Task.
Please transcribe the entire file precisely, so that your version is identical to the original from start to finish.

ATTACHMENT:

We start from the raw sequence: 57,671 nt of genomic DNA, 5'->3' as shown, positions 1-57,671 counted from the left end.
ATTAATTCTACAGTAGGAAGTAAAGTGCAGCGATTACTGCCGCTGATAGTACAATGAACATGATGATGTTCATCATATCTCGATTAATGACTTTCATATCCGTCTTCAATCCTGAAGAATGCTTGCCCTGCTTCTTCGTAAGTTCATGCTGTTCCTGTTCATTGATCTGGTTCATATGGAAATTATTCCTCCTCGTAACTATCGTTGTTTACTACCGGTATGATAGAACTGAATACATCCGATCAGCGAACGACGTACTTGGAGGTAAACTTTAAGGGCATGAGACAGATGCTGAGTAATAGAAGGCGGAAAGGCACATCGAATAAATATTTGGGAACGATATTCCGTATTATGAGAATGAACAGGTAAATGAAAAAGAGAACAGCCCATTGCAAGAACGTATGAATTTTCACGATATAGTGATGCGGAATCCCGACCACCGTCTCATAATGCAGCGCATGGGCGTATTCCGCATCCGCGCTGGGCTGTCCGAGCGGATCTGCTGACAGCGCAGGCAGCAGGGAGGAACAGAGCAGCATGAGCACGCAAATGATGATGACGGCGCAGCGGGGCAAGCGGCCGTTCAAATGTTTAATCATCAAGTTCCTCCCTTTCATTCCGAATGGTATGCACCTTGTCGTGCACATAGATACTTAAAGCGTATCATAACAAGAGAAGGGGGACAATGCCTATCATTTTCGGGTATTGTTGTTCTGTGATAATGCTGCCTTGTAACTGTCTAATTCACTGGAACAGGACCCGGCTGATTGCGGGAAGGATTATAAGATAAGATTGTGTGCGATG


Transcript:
We start from the raw sequence: 57,671 nt of genomic DNA, 5'->3' as shown, positions 1-57,671 counted from the left end.
ATTAATTCTACAGTAGGAAGTAAAGTGCAGCGATTACTGCCGCTGATAGTACAATGAACATGATGATGTTCATCATATCTCGATTAATGACTTTCATATCCGTCTTCAATCCTGAAGAATGCTTGCCCTGCTTCTTCGTAAGTTCATGCTGTTCCTGTTCATTGATCTGGTTCATATGGAAATTATTCCTCCTCGTAACTATCGTTGTTTACTACCGGTATGATAGAACTGAATACATCCGATCAGCGAACGACGTACTTGGAGGTAAACTTTAAGGGCATGAGACAGATGCTGAGTAATAGAAGGCGGAAAGGCACATCGAATAAATATTTGGGAACGATATTCCGTATTATGAGAATGAACAGGTAAATGAAAAAGAGAACAGCCCATTGCAAGAACGTATGAATTTTCACGATATAGTGATGCGGAATCCCGACCACCGTCTCATAATGCAGCGCATGGGCGTATTCCGCATCCGCGCTGGGCTGTCCGAGCGGATCTGCTGACAGCGCAGGCAGCAGGGAGGAACAGAGCAGCATGAGCACGCAAATGATGATGACGGCGCAGCGGGGCAAGCGGCCGTTCAAATGTTTAATCATCAAGTTCCTCCCTTTCATTCCGAATGGTATGCACCTTGTCGTGCACATAGATACTTAAAGCGTATCATAACAAGAGAAGGGGGACAATGCCTATCATTTTCGGGTATTGTTGTTCTGTGATAATGCTGCCTTGTAACTGTCTAATTCACTGGAACAGGACCCGGCTGATTGCGGGAAGGATTATAAGATAAGATTGTGTGCGATG